<A cutting-edge vision/>
The biggest environmental challenge we face as a planet
Framed in the initiative of United Nations “Momentum for Change”, and in line with the Paris Agreement, the International Conference on Climate Change Change the Change will convey a cutting-edge vision on the challenges of climate change facing the planet and will make known the initiatives and actions that are making a difference in our environment.
The conference will be held within the framework of the “Climate Change Week” with the aim of mobilizing citizens towards personal commitment to climate change, with the premise that every action, however small, counts.
Indeed, the scientific community has raised the alarm about the climate situation, and conduct the necessary monitoring and studies to put forward policies to combat climate change.
The Intergovernmental Panel on Climate Change (IPCC), a group under the aegis of the United Nations, brings together nearly 3,000 experts from around the world.It was created in 1988 to produce comprehensive assessments on the state of the socio-economic, technical and scientific knowledge of climate change, its causes, possible impacts and response strategies.
This group has already announced that it has it prepared a report to submit as a fundamental scientific contribution at the Climate Change Conference –COP24 to be held at Katowice (Poland) in December.The report recommends limiting global warming to 1.5 ºC instead of 2 ºC as “it would have clear benefits to people and natural ecosystems and could go hand in hand with ensuring a more sustainable and equitable society”.It also stressed that “we are already seeing the consequence of global warming of 1 ºC, with very extreme weather events, rising sea levels and shrinking Arctic sea ice, among other changes”.
The regions’ leadership is being reinforced by interregional cooperation in networks such as nrg4SD, Under2 Coalition, etc, where they share experiences. They are working collaboratively and striving to keep the global temperature under the 2 ºC established in the Paris Agreement
Cities are increasingly larger and sprawling. There are 502 urban agglomerations with over a million inhabitants, 74 exceed 5 million, 29 are over 10 million, 12 surpass 20 million and there is already one with over 30 million inhabitants. Twenty cities are forecast to have over 15 million inhabitants, 4 of which will be in China, by 2030.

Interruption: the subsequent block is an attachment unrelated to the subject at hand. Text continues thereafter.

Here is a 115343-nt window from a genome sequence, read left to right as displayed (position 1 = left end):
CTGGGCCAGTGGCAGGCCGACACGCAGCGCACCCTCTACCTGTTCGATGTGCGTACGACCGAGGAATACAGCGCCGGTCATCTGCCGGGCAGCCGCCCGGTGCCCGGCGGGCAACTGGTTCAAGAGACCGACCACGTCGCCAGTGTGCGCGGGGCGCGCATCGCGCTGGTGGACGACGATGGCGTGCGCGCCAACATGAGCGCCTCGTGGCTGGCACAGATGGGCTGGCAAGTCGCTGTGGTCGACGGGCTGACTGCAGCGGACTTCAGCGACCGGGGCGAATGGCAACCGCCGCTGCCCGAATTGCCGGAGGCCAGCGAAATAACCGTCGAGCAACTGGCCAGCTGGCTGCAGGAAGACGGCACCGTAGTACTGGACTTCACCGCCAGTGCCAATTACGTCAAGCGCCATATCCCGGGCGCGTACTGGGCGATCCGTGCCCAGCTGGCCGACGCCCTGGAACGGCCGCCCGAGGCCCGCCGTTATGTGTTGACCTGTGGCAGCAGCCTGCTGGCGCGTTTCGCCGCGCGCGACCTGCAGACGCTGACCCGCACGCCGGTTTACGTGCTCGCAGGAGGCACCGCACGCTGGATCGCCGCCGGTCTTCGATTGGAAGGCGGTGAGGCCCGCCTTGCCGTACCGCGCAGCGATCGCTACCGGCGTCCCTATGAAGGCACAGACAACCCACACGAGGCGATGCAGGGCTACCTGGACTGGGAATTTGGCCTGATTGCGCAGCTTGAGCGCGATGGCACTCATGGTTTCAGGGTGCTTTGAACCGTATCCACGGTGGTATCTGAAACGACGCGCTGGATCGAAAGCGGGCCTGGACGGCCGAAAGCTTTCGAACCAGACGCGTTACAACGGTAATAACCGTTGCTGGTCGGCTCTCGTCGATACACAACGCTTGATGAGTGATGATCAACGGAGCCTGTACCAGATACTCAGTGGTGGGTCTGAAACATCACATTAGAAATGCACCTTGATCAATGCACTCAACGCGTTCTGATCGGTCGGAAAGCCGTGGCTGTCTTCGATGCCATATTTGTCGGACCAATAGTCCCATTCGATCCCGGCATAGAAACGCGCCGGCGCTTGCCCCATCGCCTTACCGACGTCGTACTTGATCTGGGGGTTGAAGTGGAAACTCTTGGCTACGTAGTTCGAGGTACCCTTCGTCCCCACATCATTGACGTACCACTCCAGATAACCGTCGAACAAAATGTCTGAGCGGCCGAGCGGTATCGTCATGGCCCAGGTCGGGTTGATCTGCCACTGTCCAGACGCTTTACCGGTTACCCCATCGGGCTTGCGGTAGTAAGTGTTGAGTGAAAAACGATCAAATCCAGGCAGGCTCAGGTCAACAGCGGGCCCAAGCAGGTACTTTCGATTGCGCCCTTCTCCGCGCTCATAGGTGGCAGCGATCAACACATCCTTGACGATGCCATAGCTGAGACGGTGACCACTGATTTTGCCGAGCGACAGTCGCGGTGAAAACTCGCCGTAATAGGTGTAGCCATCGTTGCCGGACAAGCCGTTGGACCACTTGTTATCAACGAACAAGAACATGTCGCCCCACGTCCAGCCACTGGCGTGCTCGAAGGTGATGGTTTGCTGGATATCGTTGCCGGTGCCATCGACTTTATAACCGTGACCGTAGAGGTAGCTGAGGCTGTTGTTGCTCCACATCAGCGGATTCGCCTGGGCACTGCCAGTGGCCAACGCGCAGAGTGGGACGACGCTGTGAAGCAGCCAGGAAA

That growth raises challenges for the quality of life and environmental sustainability and also pushes natural resources to their limits.
The priorities of the 17 Sustainable Development Goals include themes such as climate change, economic equality, innovation, sustainable consumption and peace & justice. The Goals are interrelated which means that the key to success of one will involve issues more frequently linked to another.
The SDGs entail a spirit of collaboration and pragmatism to choose the best options in order to improve life, in a sustainable manner, for future generations.They provide clear guidelines and targets for the SDGs to be adopted by all countries in accordance with their own priorities and the environmental challenges of the world in general.
Actions such as driving renewables, the scrapping of the “sun tax”, the Climate Change Act and the role of coal-fired power stations have marked the start of a new cycle in Spain to strive to comply with the Paris Agreement.
Far-reaching aspects, such as reforming the electricity system, environmental taxation and clean transport, are also being called on to contribute to combat and mitigate climate change.
In order for that transition to take place, it has to be a fair one that addresses the problems of the territories involved in the changes and above all does not affect the most underprivileged.
A new energy model has to be developed in accordance with the needs of the citizens, of companies and the environment. And this all must take place with maximum integration in the European market.
Climate change has become the greatest threat to the world economy.The World Economic Forum’s “Global Risks Report” has highlightedfor the first time the lack of climate change mitigation and adaptation as the risk with the greatest potential impact.It was the first time that an environment risk headed the ranking of 29 global risks, meaning that it may cause greater damage than the weapons of mass destruction, water shortages, large-scale involuntary immigrations or a shock to energy prices.
According to the Stern report published back in 2006, an investment equivalent to 1% of global GDP to mitigate the effects of climate change is needed as otherwise the world market would suffer a recession that could reach 20% of GDP.
In addition, climate change is leading to new economic models.The environmental and social challenges faced by developed countries are leading to new models that are a shift from traditional ones.Movements such as the circular economy, the shared or collaborative economy, the economy for the Common Good and responsible finances seek to generate value beyond the economic and aimed at a more sustainable society.
This core situation of women can be found in a different form in developed societies.Their role in household consumption, in educating the children and in the day-to-day decisions at home makes them a key stakeholder in any cultural change required to face the challenges of the climate change.
Women and their leadership are impacting our society at an unstoppable rate by providing a different vision in many different spheres.A vision called on to transform society and to ensure that the role of women is considered to be essential in any climate change mitigation and adaptation action.